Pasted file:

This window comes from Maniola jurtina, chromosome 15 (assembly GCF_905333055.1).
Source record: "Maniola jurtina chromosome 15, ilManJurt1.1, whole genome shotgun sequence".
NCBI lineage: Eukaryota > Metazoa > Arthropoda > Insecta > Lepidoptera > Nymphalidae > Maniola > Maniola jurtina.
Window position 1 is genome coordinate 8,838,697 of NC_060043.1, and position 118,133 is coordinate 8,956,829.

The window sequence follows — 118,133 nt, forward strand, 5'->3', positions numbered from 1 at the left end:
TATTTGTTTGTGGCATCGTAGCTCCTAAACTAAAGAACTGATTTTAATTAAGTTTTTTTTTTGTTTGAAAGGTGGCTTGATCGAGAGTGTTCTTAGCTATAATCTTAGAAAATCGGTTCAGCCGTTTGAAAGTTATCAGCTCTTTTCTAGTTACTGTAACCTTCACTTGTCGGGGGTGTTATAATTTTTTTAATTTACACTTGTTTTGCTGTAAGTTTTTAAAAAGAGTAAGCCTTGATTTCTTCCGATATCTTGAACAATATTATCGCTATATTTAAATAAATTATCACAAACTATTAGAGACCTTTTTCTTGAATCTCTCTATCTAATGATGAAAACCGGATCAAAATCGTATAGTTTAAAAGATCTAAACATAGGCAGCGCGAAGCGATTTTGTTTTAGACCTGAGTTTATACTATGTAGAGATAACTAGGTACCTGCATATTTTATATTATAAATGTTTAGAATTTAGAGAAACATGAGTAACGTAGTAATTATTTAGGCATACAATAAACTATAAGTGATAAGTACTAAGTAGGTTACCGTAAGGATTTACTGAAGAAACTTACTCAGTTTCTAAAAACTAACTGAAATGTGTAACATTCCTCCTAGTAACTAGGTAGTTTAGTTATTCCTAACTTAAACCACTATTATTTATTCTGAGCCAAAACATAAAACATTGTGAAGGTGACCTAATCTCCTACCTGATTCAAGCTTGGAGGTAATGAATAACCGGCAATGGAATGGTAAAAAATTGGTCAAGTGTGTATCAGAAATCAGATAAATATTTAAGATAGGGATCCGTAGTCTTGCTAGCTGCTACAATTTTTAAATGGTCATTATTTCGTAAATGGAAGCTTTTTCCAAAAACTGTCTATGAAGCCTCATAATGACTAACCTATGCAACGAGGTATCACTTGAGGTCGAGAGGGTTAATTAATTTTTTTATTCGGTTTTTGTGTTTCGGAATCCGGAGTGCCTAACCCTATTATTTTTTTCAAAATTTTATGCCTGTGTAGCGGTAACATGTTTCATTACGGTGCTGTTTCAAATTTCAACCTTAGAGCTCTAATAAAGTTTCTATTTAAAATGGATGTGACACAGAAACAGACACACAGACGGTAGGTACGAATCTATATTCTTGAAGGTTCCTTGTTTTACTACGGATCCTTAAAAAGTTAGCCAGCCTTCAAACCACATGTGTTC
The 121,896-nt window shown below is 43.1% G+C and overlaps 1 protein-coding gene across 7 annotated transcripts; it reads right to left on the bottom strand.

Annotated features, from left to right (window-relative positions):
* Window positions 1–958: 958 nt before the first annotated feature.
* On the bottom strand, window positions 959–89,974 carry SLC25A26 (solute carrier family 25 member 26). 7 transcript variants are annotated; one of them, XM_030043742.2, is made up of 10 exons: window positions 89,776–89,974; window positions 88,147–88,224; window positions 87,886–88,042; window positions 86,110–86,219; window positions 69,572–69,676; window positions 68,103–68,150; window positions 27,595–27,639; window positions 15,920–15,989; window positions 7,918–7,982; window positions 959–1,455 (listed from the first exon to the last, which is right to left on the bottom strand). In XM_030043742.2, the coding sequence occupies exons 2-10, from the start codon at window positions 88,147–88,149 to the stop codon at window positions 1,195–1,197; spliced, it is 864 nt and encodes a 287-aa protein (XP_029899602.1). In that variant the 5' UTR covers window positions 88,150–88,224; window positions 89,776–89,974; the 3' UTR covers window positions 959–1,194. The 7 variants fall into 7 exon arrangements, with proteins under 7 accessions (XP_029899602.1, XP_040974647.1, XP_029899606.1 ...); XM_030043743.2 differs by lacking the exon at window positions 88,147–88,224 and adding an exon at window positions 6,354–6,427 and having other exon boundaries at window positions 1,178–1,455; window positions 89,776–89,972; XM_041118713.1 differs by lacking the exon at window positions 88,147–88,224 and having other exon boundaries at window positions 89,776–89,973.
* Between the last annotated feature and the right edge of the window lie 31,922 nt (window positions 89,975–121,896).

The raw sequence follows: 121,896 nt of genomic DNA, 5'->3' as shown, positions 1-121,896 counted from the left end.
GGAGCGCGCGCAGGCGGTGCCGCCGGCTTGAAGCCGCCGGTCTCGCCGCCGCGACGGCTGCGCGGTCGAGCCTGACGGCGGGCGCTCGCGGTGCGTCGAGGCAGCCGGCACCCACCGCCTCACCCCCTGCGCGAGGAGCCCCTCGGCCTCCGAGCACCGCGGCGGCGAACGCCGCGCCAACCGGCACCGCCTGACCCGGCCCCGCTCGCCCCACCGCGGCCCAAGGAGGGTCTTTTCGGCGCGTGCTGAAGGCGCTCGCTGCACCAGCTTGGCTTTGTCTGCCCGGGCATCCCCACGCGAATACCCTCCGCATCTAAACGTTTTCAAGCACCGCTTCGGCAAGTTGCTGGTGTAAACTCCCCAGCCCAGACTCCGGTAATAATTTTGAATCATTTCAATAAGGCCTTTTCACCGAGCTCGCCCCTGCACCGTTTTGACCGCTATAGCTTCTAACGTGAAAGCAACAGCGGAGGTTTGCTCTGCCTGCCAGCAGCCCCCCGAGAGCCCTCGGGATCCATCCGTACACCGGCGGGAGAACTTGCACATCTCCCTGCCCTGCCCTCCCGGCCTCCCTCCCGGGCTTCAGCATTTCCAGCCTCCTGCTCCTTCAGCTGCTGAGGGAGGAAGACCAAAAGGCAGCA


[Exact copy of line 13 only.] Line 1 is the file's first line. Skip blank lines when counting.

GGAGCGCGCGCAGGCGGTGCCGCCGGCTTGAAGCCGCCGGTCTCGCCGCCGCGACGGCTGCGCGGTCGAGCCTGACGGCGGGCGCTCGCGGTGCGTCGAGGCAGCCGGCACCCACCGCCTCACCCCCTGCGCGAGGAGCCCCTCGGCCTCCGAGCACCGCGGCGGCGAACGCCGCGCCAACCGGCACCGCCTGACCCGGCCCCGCTCGCCCCACCGCGGCCCAAGGAGGGTCTTTTCGGCGCGTGCTGAAGGCGCTCGCTGCACCAGCTTGGCTTTGTCTGCCCGGGCATCCCCACGCGAATACCCTCCGCATCTAAACGTTTTCAAGCACCGCTTCGGCAAGTTGCTGGTGTAAACTCCCCAGCCCAGACTCCGGTAATAATTTTGAATCATTTCAATAAGGCCTTTTCACCGAGCTCGCCCCTGCACCGTTTTGACCGCTATAGCTTCTAACGTGAAAGCAACAGCGGAGGTTTGCTCTGCCTGCCAGCAGCCCCCCGAGAGCCCTCGGGATCCATCCGTACACCGGCGGGAGAACTTGCACATCTCCCTGCCCTGCCCTCCCGGCCTCCCTCCCGGGCTTCAGCATTTCCAGCCTCCTGCTCCTTCAGCTGCTGAGGGAGGAAGACCAAAAGGCAGCA